Why Infosys is a target
Despite the bluster about a labor shortage faced by Silicon Valley and how crucial it is to raise the H-1B cap, it turns out that the companies who import the most workers under that program are offshore outsourcers -- not U.S. firms struggling to find tech workers. Indeed, nearly all of the top 13 users of the program are outsourcers, according to an analysis of government data by our colleagues at Computerworld. Infosys, which ranked No. 3 on the list, brought in 5,600 workers last year and 3,600 in 2011. It's no surprise that the company has become the target of lawsuits by angry workers and disclosures by whistle-blowers.
In 2011, an Infosys employee named Jack Palmer sued the company, claiming he was disciplined and ostracized after declining to write fraudulent letters in support of visa applicants who were really planning to work in the United States for Infosys. The suit was eventually dismissed in an Alabama state court, but a federal criminal investigation into allegations of visa fraud is continuing, according to Kenneth J. Mendelsohn, the attorney who represented Palmer.
The current suit by Brenda Koehler, citing comments from former Infosys employees, alleges that more than 90 percent of the company's 15,000 U.S. employees are foreign workers, with most of them from South Asia.
That number may be exaggerated, but in a filing with the Securities and Exchange Commission in early 2012, Infosys said: "As of December 31, 2011, the majority of our technology professionals in the United States held either H-1B visas (approximately 10,211 persons, not including Infosys BPO employees or employees of our wholly owned subsidiaries)."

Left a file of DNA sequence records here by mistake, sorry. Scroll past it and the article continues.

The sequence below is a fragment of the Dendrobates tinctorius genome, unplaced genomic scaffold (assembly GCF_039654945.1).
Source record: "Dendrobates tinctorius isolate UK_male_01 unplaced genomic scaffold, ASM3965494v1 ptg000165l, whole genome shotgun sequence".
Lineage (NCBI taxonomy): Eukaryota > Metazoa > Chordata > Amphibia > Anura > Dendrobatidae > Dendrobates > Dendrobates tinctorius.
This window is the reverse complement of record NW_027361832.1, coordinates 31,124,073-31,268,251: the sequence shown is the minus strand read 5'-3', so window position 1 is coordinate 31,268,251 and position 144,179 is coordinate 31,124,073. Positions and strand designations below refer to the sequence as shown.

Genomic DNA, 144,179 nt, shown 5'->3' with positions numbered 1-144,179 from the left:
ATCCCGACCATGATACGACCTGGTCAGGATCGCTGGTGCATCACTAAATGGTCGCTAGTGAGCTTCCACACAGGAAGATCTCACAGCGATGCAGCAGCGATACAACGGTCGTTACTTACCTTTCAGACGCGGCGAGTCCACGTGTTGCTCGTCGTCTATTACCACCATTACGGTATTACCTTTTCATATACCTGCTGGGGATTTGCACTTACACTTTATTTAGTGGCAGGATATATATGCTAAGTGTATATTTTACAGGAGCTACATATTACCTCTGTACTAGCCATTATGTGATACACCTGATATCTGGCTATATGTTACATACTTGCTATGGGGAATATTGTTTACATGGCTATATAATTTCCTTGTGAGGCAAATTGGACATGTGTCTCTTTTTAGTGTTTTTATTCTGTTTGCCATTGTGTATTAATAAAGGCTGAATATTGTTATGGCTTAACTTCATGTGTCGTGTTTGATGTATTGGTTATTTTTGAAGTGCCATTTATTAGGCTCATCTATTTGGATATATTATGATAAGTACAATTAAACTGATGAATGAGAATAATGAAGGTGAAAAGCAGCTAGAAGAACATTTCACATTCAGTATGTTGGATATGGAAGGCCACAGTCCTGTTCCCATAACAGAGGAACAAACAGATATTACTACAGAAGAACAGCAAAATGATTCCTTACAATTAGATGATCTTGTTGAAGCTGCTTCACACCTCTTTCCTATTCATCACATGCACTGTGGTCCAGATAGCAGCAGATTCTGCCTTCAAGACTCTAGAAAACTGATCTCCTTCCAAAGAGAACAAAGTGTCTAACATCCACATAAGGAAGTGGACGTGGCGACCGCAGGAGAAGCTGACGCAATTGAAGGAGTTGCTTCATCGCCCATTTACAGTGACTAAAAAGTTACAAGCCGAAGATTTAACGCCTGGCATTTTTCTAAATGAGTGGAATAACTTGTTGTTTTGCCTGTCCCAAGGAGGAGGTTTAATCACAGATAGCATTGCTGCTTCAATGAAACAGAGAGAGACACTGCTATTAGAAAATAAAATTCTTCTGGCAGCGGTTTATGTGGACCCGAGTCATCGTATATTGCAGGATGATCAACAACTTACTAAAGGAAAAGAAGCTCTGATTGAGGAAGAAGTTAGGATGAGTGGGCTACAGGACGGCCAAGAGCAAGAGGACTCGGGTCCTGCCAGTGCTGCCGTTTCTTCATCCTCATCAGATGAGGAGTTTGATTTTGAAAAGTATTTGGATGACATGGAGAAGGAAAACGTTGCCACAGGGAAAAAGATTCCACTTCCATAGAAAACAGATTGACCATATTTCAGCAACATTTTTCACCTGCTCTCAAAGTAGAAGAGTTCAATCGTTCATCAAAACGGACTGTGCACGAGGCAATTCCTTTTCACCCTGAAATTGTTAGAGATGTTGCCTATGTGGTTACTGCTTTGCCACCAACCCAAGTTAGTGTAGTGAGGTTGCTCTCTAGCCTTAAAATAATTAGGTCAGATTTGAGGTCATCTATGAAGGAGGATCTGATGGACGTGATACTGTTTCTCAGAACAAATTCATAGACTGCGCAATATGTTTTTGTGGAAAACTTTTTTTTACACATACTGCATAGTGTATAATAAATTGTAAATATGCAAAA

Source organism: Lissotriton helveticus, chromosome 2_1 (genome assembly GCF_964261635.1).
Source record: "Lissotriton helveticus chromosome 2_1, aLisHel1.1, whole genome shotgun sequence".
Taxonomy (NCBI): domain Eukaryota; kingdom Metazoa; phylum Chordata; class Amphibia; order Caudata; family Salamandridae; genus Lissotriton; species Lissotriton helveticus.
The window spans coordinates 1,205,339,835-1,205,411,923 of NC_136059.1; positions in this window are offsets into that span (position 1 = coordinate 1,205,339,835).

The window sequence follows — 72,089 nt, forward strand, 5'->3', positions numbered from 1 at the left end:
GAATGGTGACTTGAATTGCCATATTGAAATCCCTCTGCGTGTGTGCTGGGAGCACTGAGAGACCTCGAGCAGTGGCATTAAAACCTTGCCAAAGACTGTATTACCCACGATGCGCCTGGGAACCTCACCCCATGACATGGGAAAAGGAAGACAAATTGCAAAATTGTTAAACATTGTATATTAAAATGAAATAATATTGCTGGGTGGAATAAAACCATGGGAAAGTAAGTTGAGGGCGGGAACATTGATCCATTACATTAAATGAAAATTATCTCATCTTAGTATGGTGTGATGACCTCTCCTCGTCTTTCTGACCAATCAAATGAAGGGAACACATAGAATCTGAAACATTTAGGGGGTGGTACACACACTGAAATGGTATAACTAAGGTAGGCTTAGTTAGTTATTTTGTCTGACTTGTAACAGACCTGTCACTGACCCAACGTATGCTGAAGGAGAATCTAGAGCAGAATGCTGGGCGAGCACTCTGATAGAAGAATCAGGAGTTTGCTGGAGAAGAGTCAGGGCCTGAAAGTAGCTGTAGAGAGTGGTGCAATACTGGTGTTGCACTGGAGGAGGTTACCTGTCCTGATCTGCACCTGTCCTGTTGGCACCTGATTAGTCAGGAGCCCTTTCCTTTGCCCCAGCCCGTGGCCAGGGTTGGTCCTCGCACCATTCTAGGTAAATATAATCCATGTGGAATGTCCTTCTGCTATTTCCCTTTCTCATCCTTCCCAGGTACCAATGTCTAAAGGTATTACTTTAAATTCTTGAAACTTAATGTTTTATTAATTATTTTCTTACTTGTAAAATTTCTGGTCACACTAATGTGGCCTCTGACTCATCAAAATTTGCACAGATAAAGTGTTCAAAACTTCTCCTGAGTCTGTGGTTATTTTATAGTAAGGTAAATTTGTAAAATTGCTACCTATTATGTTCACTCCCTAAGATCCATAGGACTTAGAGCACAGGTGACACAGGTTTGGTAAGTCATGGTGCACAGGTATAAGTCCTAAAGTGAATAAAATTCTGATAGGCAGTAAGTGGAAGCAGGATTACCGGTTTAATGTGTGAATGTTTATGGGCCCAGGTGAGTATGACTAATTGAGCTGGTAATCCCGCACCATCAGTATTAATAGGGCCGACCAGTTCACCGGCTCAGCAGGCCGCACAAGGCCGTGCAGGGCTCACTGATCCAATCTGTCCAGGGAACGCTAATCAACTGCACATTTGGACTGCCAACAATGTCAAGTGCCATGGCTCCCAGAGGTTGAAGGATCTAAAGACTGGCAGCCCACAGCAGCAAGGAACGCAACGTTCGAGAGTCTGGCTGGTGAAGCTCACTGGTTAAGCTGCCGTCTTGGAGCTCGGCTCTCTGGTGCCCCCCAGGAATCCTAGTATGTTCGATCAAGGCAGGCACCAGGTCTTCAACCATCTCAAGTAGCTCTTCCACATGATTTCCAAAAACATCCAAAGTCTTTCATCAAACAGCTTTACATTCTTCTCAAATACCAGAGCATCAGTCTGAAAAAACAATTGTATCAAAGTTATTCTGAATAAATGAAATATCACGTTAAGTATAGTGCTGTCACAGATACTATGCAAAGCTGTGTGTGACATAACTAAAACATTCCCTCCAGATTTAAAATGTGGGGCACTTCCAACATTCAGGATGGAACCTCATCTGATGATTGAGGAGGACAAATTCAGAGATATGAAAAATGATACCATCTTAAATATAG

Got that? One out of every two Infosys employees is in the United States at that time held an H-1B visa, which certainly lends credence to claims that the company has little interest in hiring locally.
Brain drain? Don't believe it
Infosys claims it has no choice; there simply aren't enough qualified workers and graduates to do the work. There's no doubt that some companies have trouble finding the help they need, but those anecdotes are not proof of a widespread problem. In fact, the evidence shows just the opposite.
If there were a shortage in the labor market, salaries would increase -- but they haven't. IT salaries inched up by less than 2 percent in 2012, pushing compensation back up to January 2008 levels, according to a study by Janco Associates, a research company.
Maybe there's a shortage of young brains coming out of college. Nope -- the number of grads in engineering and science has grown enormously, increasing from just under 400,000 in 2000, to 494,000 in 2008, according to the National Science Foundation, and the majority of those bright young people are not working in IT-related fields, says Ross Eisenbrey, the vice president of the Economic Policy Institute.
Those are facts. Is Brenda Koehler really the victim of discrimination? We'll let the lawyers sort that one out. But the jury is already back on the visa issue: Zuckerberg and friends are working furiously to undercut the gains IT workers have made.
This article, "Facebook and Infosys: Working hard to perpetuate H-1B hypocrisy," was originally published by InfoWorld.com. Read more of Bill Snyder's Tech's Bottom Line blog and follow the latest technology business developments at InfoWorld.com. For the latest business technology news, follow InfoWorld.com on Twitter.